Tuesday, September 22, 2015

Terrified? Don't Neglect the Scenery

by Susan

I spent the week after Labor Day peering over the edges of cliffs, stomach quivering. I never thought of myself as afraid of heights before, but I had vertigo overload. At night, in the hotel, post-precipice anxiety fits.

The man in my life and I first went to the Black Canyon of the Gunnison: 1,700 feet deep, stark walls, seemingly straight down. Pictures do not capture how terrifying it is. I clung to the fence rail on the overlook, light-headed.

Then to the Colorado National Monument. It wasn't as deep, but they actually warn you that if you're afraid of heights you should drive it from Fruita to Grand Junction, not Grand to Fruita. Guess which direction we drove first, at the end of a long day of driving. Switchbacks on a cliff edge where you turn sharply right on the edge. Every other curve felt like we were about to drive off into space.

None of it unnerved me, though, as much as the Forest Service road we went down: Lands End Road, or Lands End of the World Road, as I called it -- wicked switchbacks, rapid loss in elevation. The road, only wide enough for one car in spots, picks its way down the edge of the Grand Mesa along sheer, rocky dropoffs. It was marked as a scenic drive on the Colorado map, and the intel from the locals at the German restaurant in Delta was that it could be done in a car. They neglected to give us any details beyond that.

I didn't want to go down it. My husband did. He was driving...

And it was gorgeous. At the end, my husband said, "That was a once in a lifetime drive, wasn't it?" He was right. It was amazing.

Sadly, I had been too wrapped up in my own fear to truly experience it. I didn't even take photos.

What does this have to do with writing? Or anything, really?

Writing terrifies me sometimes, quite frankly. I stare anxiously at the screen. I write a sentence, then delete it, thinking it's lame. Write, delete, write, delete. Wash, rinse repeat. There's a reason I do all my first drafts with pen and paper -- I can't delete them down to nothing before I even get going.

All I could think of on that road was falling. All I can think of when I write is failing.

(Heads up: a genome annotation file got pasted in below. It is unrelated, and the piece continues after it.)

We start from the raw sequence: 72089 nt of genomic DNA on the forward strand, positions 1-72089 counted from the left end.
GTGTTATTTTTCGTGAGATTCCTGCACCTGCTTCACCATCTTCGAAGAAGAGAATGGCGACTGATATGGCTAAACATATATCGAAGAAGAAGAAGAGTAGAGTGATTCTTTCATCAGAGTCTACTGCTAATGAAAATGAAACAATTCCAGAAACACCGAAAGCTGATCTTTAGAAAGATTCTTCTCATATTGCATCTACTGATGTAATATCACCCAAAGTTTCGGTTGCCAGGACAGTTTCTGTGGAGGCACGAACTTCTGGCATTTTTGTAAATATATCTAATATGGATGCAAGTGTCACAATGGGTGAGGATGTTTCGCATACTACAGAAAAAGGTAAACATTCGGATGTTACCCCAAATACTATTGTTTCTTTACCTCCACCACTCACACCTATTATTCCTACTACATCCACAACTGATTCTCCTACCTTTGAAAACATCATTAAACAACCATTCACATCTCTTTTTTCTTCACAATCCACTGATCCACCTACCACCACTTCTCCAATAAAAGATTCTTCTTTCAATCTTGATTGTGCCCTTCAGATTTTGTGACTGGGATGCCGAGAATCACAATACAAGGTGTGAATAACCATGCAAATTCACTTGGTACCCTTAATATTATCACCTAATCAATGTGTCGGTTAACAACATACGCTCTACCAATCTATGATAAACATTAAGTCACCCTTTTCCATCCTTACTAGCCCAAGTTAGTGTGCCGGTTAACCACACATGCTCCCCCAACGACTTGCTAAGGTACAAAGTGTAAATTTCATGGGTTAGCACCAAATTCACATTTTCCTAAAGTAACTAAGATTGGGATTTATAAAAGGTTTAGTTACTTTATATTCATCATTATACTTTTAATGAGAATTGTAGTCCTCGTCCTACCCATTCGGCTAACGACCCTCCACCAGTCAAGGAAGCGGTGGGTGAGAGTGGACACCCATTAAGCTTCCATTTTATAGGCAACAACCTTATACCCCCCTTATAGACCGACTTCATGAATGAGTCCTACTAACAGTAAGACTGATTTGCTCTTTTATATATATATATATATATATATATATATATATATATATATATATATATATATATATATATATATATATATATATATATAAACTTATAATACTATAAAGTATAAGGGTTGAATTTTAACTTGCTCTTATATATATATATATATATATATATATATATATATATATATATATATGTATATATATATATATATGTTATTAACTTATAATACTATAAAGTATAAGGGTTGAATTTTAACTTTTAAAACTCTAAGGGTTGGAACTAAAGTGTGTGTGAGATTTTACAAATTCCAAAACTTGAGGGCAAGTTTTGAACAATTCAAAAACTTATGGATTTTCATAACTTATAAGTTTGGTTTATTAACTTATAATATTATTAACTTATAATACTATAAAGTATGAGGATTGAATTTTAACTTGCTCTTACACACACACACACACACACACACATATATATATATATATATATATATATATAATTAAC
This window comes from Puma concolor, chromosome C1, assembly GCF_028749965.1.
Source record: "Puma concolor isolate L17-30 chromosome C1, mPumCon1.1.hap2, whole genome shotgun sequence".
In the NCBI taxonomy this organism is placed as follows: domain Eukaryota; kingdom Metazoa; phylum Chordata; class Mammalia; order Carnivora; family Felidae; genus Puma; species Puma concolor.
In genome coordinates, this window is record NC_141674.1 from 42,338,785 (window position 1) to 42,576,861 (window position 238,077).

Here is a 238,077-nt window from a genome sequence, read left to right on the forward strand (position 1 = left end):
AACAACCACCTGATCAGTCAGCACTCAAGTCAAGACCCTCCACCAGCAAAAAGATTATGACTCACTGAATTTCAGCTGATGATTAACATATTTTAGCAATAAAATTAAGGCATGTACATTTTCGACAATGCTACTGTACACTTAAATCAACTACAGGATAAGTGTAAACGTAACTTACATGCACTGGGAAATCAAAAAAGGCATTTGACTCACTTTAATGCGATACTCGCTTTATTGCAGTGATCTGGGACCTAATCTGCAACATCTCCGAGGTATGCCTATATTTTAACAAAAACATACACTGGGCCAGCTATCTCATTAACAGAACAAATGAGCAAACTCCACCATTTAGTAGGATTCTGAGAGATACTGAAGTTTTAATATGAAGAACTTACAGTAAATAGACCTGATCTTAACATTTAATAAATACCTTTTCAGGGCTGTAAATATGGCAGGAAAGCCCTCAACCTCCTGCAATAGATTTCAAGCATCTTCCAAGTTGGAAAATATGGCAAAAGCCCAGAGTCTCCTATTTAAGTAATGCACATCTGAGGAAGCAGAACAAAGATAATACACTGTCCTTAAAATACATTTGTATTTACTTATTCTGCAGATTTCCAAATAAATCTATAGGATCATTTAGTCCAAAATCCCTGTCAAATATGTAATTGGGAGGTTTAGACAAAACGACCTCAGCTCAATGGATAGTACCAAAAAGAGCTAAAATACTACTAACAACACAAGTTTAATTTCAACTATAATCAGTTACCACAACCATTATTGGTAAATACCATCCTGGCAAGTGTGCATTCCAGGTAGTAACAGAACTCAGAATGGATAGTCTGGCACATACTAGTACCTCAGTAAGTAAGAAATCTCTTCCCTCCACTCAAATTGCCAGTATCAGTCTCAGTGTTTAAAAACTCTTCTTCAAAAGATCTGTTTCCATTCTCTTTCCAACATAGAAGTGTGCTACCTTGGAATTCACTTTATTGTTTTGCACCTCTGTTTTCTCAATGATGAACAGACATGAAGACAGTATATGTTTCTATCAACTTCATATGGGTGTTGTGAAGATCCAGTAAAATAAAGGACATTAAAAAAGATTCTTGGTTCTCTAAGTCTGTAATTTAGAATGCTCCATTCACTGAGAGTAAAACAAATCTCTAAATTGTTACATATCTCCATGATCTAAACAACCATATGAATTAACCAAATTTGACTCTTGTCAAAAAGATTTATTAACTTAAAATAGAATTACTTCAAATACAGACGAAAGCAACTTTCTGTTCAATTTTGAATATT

And when I get that way, there is so much joy in the journey I'm missing. I'm missing out on the feeling of making something, whether it's worthy of public consumption or not. I miss the joy of finding the right word. I miss the play of consonants and vowels when something just sounds right. I miss giving credence to my thoughts, my ideas.

The joy of writing is in the writing. Don't miss the scenery.


  1. I hear you, Susan. I was in southwest Colorado after Labor Day, too. I did not ride the Million Dollar Highway from Ouray to Durango for the same reason. I cut off at Ridgeway and went to Cortez. No steep drop offs but a snake of a road. It was fun for awhile, then I got tired. And the snake kept going, and going, to Dolores.

    I really do like the Black Canyon of the Gunnison. Didn't stop this trip. Love the views down into the canyon; it's a geologist's dream place.

    A few years ago, a couple of fellow GWRRA member talked me into riding across the Royal Gorge Bridge with them. Holy cow! It's one thing to walk across it. Talk about white knuckles. Did okay until we had to stop for all the people crossing in front of us. You could feel the bridge sway under you. Gulp. The ride from the far side back to Canon City was wonderful. Had I not faced down my fear of heights, I would have never taken that ride. It was good to have someone to ride with that time.

    The land I ride through or traipse around in sometimes becomes a character in my writing, forming and shaping it.

    Keep your eyes wide open. Scream if you must. Remember to breathe. It's worth it.

    1. Haven't tried the Royal Gorge Bridge yet, but maybe I'll have to. It has to be a completely different experience doing these things on a motorcycle instead of in a car.

  2. Perhaps one of these days, one of your characters will have to face a drive or a ledge like that and you'll be able to write those feelings down on the page. I like the idea of writing first drafts to preserve the text so you can't do a select all and delete. And some people pay good money to go to scary movies. ;-)

    1. Oooo! I like that idea! And yes, all my first drafts tend to start with pen and paper, so I can't delete.

  3. I am TERRIFIED of heights so I can identify. It would be so much easier to relax and enjoy a trip like yours if you knew you'd live through it! But there's no fast forward button with life that you can use to skip ahead and make sure. Darn it! I'd take a lot more risks if I knew they would work out. But then they wouldn't be risks. (And I would be totally fine with that.)

    I agree with Art- writing with pen is a good idea. Who knows what genius you might delete otherwise?

    1. I'm not much of a risk-taker these days. I was when I was younger, and I miss that sense of invincibility. I think too much in terms of what could go wrong these days.


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